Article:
Air-traffic controllers work with pilots and ground crews to coordinate the movement of passenger, cargo, and military aircraft for safety and efficiency.

Photograph by Steve Raymer
  • On August 5, 1981, President Ronald Reagan fired 11,000 air-traffic controllers. More than 12,000 members of the air-traffic controllers union had gone on strike two days earlier, in a last-ditch effort to negotiate for better pay and benefits. Reagan immediately deemed the strike illegal, fired the workers, and imposed a lifetime ban on rehiring any of them.

    This was a powerful defeat for organized labor. Employers began to openly discourage collective bargaining and the formation of unions, not just the goals and concessions sought by those unions. The FAA had hired replacement workers for the striking air-traffic controllers, a move that encouraged other businesses to hire replacement workers and reduced the power of the strike as an effective bargaining tactic for labor. In 1981, more than 20% of employed workers belonged to unions. Today, that number has dropped to 11%.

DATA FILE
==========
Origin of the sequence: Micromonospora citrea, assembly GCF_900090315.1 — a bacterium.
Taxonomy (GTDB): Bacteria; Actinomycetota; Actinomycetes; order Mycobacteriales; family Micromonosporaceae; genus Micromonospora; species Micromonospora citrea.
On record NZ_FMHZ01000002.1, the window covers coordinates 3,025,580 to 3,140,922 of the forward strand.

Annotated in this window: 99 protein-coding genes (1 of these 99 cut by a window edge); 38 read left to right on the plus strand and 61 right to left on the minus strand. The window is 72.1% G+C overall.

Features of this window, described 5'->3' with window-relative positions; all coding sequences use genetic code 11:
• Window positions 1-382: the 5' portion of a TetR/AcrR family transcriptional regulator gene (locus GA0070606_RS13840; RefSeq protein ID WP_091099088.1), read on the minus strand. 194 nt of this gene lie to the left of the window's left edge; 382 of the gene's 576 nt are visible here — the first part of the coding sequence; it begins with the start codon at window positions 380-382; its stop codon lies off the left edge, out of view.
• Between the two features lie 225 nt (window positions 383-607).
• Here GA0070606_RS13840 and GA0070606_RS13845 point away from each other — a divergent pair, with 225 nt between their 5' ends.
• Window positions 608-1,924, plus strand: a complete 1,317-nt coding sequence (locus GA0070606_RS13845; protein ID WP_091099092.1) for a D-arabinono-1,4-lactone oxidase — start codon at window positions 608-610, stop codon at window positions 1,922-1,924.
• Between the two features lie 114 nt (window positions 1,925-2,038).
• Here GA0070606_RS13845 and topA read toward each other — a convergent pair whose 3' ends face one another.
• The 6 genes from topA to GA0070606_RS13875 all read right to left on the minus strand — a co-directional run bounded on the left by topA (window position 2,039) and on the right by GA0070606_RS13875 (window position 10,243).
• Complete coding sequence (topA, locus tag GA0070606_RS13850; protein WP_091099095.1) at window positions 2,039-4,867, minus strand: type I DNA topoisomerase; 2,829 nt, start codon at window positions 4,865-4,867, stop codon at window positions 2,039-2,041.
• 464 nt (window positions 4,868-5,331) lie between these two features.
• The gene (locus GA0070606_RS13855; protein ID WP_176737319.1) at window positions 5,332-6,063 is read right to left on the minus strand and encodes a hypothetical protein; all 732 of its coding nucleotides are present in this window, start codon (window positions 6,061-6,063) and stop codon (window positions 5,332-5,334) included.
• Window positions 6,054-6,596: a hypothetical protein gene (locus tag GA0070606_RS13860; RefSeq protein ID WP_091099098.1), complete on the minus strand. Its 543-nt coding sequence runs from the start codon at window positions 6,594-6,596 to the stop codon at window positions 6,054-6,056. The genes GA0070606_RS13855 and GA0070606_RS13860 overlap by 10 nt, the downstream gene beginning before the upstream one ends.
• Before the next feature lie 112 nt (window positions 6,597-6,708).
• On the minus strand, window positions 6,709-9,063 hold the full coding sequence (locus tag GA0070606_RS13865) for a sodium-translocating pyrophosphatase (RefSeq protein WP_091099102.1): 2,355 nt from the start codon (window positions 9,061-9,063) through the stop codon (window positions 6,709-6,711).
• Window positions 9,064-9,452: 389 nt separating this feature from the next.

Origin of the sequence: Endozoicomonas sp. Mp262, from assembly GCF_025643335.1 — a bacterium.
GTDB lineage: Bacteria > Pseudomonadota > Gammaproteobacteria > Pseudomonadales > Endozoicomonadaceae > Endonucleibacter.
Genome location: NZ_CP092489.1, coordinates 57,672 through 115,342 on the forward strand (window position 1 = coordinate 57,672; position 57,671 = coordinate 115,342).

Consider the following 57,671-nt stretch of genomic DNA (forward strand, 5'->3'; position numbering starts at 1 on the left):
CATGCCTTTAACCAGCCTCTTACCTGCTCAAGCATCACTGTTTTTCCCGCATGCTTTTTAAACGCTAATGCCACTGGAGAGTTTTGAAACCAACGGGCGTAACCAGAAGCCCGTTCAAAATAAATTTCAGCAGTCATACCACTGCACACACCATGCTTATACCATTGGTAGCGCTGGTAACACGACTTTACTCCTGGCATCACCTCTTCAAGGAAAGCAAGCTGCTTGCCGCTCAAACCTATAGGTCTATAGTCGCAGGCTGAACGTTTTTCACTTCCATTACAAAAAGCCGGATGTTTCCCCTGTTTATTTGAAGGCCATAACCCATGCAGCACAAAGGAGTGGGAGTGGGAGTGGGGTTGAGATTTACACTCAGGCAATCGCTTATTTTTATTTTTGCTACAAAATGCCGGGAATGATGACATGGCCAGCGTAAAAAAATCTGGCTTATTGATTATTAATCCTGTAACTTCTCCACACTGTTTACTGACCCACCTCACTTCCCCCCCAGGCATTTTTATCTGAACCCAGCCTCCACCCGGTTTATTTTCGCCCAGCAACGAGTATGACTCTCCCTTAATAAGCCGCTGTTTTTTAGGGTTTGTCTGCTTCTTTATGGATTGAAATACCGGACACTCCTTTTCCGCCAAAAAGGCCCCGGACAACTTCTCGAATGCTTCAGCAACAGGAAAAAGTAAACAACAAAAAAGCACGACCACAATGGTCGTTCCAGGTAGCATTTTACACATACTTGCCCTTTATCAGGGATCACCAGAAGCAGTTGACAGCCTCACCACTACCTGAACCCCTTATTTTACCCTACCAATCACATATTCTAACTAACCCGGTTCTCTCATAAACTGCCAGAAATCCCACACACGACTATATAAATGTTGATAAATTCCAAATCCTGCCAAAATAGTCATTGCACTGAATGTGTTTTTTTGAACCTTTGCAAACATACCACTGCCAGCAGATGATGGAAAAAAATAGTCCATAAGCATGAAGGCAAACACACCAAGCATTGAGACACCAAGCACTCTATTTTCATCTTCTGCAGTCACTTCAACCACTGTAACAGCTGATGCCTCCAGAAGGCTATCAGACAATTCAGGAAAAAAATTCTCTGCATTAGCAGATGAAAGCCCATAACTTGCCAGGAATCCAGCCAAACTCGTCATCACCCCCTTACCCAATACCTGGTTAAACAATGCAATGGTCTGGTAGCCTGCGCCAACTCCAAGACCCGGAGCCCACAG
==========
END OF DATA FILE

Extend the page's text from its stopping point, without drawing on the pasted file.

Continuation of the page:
• Term Part of Speech Definition Encyclopedic Entry
    air traffic controller Noun

    person who monitors the position, speed, and direction of different aircraft to ensure safe and efficient air travel.

    ban Verb

    to prohibit, or not allow.

    defeat Verb

    to overcome an enemy or obstacle.

    discourage Verb

    to disapprove or encourage someone not to do something.

    effective Adjective

    useful or able to perform a task.

    immediately Adverb

    at once or quickly.

    negotiate Verb

    to discuss with others of different viewpoints in order to reach an agreement, contract, or treaty.

    strike Noun

    situation of people refusing to work in order to call attention to their working conditions.

    tactic Noun

    procedure or method for accomplishing a goal.

    union Noun

    group of people or countries that work together for a common goal or set of goals.